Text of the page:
Thursday, April 16, 2015

A Good Way to Trade My Signals

Some of those who’ve been following my signals might wonder how they can best trade those signals. It might be recommended that certain pairs, like EUR pairs or NZD pairs, be bought or sold on a particular day. Normally, you’re not expected to follow the signals blindly. You need to use your technical analysis to know when to enter, since you may want to trade a pair only after your entry criteria have been met.

I’d like to remind you of the principle behind the strategy I use to send the signals (although this has been explained in one of the past articles in the year 2014). I look for the strongest or the weakest currency among the majors, selling the weakest major against other majors; and buying the strongest major against other majors.  

Let us check what happened to EUR pairs within April 6 – 10, 2015. We can see that EUR was weak and therefore, most EUR pairs were weak. Some money could’ve been made if EUR was sold against most other popular currencies. Within April 6 – 10, 2015 as well, we can also see that AUD was strong. Some gains could’ve been harnessed by buying AUD against most other majors and selling other majors against it.

It also means that we take advantage of some correlated pairs like AUDJPY and NZDJPY (or EURUSD and GBPUSD), because correlated pairs sometimes move almost in unison. That doesn’t mean that correlated instruments move in the same direction always. The first one may trend in a direction before the other one does so. EURUSD may first trend upwards before GBPUSD does so. At times, the former may move south, while the latter remains trendless or move north.

You can check some of my past signals to see how they were sent. Now, when you’re advised to buy or sell a pair, you’d do well when you buy or sell it after the direction is confirmed by your trading methodology.  For example, a combination of the Average Directional Movement Index (ADX) and the Moving Average Convergence Divergence (MACD) in an hourly chart or a 4-hour chart would enable a trader to confirm a bullish or a bearish bias in the near-term. When the ADX 14 and the MACD give a bullish signal simultaneously in one of the recommended time horizons, the winning probability is increased if it’s used to trade my signals. Please check online resources to understand how these helpful indicators work.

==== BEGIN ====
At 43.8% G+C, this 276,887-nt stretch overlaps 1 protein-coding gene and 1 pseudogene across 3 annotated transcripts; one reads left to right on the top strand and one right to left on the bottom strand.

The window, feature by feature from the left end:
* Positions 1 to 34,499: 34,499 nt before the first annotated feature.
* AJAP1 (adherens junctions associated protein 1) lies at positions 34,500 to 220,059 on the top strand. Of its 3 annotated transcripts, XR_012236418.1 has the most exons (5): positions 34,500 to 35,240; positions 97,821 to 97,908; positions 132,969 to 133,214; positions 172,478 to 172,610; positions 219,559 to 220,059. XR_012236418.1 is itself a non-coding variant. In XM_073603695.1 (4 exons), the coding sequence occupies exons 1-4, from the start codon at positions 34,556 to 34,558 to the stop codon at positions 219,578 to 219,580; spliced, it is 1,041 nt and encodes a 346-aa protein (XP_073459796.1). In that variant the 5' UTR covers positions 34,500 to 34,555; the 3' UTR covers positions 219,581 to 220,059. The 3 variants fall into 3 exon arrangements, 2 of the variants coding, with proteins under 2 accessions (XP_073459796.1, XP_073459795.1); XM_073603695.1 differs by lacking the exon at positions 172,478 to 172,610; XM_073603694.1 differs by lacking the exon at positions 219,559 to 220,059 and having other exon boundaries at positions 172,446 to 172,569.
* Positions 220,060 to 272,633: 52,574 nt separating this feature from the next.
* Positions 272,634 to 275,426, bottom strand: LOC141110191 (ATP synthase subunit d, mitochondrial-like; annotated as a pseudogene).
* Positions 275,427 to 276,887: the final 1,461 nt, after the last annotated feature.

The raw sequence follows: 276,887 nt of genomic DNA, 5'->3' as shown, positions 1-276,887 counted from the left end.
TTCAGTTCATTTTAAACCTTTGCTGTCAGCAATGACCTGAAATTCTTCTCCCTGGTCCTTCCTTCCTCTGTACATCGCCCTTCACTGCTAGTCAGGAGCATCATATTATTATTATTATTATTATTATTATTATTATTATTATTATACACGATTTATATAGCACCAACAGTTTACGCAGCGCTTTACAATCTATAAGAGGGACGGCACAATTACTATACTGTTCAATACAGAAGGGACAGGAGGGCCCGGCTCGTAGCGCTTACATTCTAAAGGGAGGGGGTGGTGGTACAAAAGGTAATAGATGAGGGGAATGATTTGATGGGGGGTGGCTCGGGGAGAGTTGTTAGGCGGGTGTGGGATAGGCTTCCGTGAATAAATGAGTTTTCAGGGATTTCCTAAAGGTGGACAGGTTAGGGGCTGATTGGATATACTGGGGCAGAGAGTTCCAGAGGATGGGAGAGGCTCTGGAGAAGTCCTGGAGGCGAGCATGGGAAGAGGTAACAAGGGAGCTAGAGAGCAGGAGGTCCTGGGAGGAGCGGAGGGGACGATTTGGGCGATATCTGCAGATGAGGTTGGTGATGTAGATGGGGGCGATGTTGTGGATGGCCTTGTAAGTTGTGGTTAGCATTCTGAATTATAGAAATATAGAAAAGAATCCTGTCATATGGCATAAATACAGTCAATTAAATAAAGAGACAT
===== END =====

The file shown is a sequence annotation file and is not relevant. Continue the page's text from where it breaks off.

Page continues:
Another trader may prefer to use a moving average crossover system, say, Exponential Moving Averages 11 and 56 (EMAs 11 and 56), with the Relative Strength Index (RSI) period 14 level 50. When the EMA 11 crosses the EMA 56 to the downside and the RSI period 14 crosses the level 50 to the downside, that’s a “sell” signal. Reverse the logic for a “buy” signal. The EMAs 11 and 56 and the RSI period 14 level 50 are powerful, especially when they give the same signal simultaneously in an hourly chart and 4-hour chart.

When I say, “Buy USDCAD or sell NZDCHF,” the signal would be taken logically as soon as the forecasted direction matches your trading system. Otherwise, the signal might be ignored after 2 days or so. This doesn’t mean that you can’t win if you simply click “buy” or “sell” but it means your odds of winning are enhanced when you trade the signals using other entry conditions.

A speculator who believes in supply and demand levels (resistance and support levels) might want to buy USDCAD only after it’s bounced off an important demand level and started to rally. A fan of Fibonacci extensions and retracements might also want to sell NZDCHF only after the signal meets some Fibonacci conditions. What is your own favorite trading system? Whether you use Elliot Wave or Parabolic SAR, whether you use Bollinger Bands or Volumes or Trendlines or you combine other two indicators, you’ll find it more useful if you also employ them with my signals. Whether you use a discretionary or systematic trading system, you’ll find it helpful when it’s used with my signals in mind.

Please, remember that trading signals are provided for information purposes only and shouldn’t be construed as trading advice.

This article is ended by the quote below:

“Appreciate the process of trading. Don't focus on the prize. Don't worry about past mistakes, and avoid worrying about the future until it happens. By appreciating an ongoing trade moment by moment, you'll not only have more fun, you'll end up more profitable in the long run.” – Joe Ross

What Super Traders Don’t Want You To Know: Super Traders

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